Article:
Monday, October 11, 2010


One of the most fundamental requirements in any type of fermentor is the provision of a device or mechanism to mix the contents of the fermentor. Good mixing will result in homogenous conditions of the fermentation broth which will help improve good mass transfer leading to an efficient fermentation process.
It is therefore not surprising to see in fermentors the provision of a stirrer or some sort of mixing device to execute this important function. Good mixing is not only restricted in liquid fermentation but also in solid substrate fermentation such as cocoa fermentation and even composting.
Many of us are so ingrained by the ‘brainwashing’ of fermentation literature that a standard fermentor is and always must be accompanied by a standard mixing device such as the motor, shaft and impeller combination. To this influence we are also brainwashed that Rushton turbine is the ‘best’ impeller system. Due to this also we dare not think ‘outside the box’ and are happily satisfied with the standard Rushton turbine despite the fact that the kind of fermentation we are using is not the same as those reported for the standard stirrer. Part of the blame for this ignorance is to be blamed on the users for failing to understand themselves the kind of fermentation they are carrying out, their limitations and failing to appreciate the rheology of their own broth.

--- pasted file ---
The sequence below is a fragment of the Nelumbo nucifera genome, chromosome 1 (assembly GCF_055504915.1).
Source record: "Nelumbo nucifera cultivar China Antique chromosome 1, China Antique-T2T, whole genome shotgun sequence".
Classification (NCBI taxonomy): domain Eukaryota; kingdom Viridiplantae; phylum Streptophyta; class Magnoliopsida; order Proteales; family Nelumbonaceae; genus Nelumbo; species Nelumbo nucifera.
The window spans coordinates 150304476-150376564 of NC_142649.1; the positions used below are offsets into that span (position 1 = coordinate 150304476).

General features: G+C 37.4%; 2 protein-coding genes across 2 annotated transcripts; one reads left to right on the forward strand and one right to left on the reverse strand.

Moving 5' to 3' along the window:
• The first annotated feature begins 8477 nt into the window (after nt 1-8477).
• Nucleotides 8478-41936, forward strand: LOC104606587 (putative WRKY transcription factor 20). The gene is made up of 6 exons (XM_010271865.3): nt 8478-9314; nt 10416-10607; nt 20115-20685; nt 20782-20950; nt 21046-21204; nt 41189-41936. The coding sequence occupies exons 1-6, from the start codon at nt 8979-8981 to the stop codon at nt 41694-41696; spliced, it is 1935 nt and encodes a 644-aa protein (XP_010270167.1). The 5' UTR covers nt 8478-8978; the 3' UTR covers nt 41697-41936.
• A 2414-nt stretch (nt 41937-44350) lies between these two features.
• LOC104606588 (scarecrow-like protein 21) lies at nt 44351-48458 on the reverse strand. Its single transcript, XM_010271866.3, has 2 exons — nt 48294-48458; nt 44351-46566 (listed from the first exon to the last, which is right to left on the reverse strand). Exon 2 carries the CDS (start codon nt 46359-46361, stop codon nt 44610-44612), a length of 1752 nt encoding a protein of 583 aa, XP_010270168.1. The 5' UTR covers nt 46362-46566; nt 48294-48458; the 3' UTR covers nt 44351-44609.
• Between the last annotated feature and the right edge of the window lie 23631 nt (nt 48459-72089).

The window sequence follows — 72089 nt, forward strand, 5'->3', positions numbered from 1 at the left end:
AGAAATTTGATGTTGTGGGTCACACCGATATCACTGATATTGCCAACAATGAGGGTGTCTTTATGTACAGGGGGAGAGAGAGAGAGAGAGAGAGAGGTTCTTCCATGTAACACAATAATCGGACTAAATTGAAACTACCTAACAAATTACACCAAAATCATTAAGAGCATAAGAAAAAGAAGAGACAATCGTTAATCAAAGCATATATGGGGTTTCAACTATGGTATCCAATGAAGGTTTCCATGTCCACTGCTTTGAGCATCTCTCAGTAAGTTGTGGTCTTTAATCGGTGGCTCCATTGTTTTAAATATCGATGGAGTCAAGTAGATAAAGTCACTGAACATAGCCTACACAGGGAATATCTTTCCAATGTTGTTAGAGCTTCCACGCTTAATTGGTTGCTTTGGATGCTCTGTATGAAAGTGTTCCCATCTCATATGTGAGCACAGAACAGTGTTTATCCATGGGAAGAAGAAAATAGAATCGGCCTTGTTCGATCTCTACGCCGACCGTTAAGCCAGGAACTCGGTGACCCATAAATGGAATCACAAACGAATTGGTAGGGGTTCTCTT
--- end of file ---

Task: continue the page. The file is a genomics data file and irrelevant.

The only exceptions to this poor thinking which I observed are those involved in disposable bag reactors and those dealing with the cultivation of plant and mammalian cells. In plant cell cultivation the mixing is brought about by the circulation of the fine air bubbles. In the disposable bag fermentation they use gentle waves which help in the mixing of the fermentation broth.
In the market there are various types of stirrers, shafts and impellers. You must be able to choose the right combination for your purpose.
In this aspects it is important that we need to know :
1 What sort of fermentation are we carrying out?
2 What is the size and geometry of the fermentor
3 The rheology of the fermentation broth
4 The kind of flow we expect for the fermentation
It is only after we have considered the above we custom fit the stirring configurations.
The type of flow generated by the stirrer is important. It is easy to get laminar flow or even non laminar flow for Newtonian rheology. Things do becomes complex if the fermentation broth which we are dealing are of the Non Newtonian type. In certain cases, the types of Non Newtonian transformations become even more complex.

The choice of the proper stirrer will have to be seen from:
1 The shaft component